“As previously revealed by Crikey, a huge number of people with disabilities show up to the AAT without legal representation — 20% in 2019-20. Ninety-eight per cent of NDIS matters didn’t go to a tribunal hearing, with cases dropped or settled after meeting with legal representatives of the National Disability Insurance Agency (NDIA).
“Meanwhile, the NDIA throws money at external legal firms, while also using its team of in-house lawyers. Freedom of information documents show that across 2020-21 the NDIA paid $17.3 million to legal firms representing external legal matters — an increase of 30% from the previous financial year.”
READ ALL ABOUT IT
Russia says some troops pulling back from Ukraine border but exercises continue (The Wall Street Journal) ($)
Prince Andrew settles sexual abuse lawsuit with Virginia Giuffre (The New York Times)
Several dead after Spanish trawler sinks off Canada (Al Jazeera)
Stocks rebound after Russia says it will withdraw some troops from Ukraine’s border. (The New York Times)
Bunbury, WA — just one of Australia’s many places named after the killers of Indigenous people — Paul Daley (The Guardian): “Perth historian Chris Owen recently focused on WA’s third-largest city — situated on Noongar Wardandi country — in a recent post on his Darkest West Australia page, where he routinely chronicles the state’s shocking pre- and postcolonial violence against Indigenous people. Bunbury is named after Colonel Henry William St Pierre Bunbury, a British army officer who arrived in the colony in March 1836 and who, in just a year-and-a-half, earned a reputation as one of the harshest proponents of colonial ‘justice’ (a genteel euphemism for ‘killing’) in the history of the place.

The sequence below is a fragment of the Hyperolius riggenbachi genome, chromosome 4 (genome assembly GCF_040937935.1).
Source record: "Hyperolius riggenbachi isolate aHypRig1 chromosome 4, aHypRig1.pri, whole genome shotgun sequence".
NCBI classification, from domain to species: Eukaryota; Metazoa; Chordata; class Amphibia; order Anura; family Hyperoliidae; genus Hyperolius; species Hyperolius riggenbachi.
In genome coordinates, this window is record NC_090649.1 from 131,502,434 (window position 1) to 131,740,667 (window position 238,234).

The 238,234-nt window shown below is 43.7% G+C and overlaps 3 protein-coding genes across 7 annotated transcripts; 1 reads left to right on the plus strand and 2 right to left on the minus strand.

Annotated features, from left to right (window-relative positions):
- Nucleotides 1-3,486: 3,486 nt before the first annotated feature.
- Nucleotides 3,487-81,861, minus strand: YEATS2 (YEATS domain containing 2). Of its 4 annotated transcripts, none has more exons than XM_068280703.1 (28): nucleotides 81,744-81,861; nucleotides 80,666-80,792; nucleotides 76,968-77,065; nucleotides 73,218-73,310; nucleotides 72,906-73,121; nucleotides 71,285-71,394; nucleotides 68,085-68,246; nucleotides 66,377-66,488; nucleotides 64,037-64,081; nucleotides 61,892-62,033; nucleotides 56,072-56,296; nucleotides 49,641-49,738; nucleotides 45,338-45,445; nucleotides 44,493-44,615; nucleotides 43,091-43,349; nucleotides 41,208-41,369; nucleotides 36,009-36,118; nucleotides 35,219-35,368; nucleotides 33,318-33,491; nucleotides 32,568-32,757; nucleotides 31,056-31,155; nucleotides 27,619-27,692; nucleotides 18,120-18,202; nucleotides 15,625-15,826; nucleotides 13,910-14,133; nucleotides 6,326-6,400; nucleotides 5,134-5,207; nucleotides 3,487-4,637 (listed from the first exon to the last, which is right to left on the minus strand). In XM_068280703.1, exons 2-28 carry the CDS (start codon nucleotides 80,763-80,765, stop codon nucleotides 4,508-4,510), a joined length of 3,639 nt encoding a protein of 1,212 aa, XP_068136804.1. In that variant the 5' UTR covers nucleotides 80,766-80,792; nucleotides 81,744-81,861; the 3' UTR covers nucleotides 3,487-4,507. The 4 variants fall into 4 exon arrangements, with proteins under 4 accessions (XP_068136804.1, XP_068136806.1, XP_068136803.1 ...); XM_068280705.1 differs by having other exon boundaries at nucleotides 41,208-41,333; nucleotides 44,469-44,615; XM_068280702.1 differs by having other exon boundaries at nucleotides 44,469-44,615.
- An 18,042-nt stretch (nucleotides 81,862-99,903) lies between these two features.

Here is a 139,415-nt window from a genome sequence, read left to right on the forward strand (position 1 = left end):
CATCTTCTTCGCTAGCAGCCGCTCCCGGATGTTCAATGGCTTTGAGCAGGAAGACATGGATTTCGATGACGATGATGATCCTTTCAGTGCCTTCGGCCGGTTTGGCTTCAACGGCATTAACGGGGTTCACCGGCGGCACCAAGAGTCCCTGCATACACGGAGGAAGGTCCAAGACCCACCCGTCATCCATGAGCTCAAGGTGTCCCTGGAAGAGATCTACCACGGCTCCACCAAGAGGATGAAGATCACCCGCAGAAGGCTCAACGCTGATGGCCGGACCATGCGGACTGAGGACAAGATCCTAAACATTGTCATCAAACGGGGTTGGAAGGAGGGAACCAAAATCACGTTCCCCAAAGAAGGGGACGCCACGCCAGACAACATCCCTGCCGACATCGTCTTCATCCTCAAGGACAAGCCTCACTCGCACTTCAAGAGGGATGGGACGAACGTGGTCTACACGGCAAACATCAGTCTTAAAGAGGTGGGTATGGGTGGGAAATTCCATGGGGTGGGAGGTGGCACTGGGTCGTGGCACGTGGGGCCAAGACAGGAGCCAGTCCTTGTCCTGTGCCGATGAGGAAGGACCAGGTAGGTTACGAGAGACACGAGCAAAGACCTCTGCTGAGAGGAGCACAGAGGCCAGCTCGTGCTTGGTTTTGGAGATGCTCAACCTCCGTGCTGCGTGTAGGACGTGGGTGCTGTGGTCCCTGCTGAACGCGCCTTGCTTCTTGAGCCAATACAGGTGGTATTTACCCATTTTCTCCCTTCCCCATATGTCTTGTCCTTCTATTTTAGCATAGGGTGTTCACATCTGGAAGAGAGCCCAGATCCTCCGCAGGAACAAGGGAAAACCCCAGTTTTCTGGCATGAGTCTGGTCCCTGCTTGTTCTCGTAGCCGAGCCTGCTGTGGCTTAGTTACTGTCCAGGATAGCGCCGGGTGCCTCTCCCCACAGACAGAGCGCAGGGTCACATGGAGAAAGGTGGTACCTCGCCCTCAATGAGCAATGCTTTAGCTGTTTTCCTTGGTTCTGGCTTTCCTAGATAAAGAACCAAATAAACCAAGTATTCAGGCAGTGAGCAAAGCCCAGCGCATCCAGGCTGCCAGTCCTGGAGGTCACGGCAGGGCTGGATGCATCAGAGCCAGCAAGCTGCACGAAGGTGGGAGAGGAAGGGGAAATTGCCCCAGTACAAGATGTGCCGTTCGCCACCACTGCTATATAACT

“Bunbury wrote in his journal that the country wasn’t much to his liking, but ‘the Natives seem inclined to be quiet since I shot a few of them one night’ … It is equally clear that Stirling’s reference to adherence to ‘the law’ when it came to his intent to ‘tranquilise’ (another quaint euphemism) the Indigenous warriors (and their non-combatant families) was nothing but a charade. Theoretically, according to English law, the Indigenous custodians of the land upon which the WA colony was imposed were British subjects and, consequently, subject to — and protected by — imperial law.”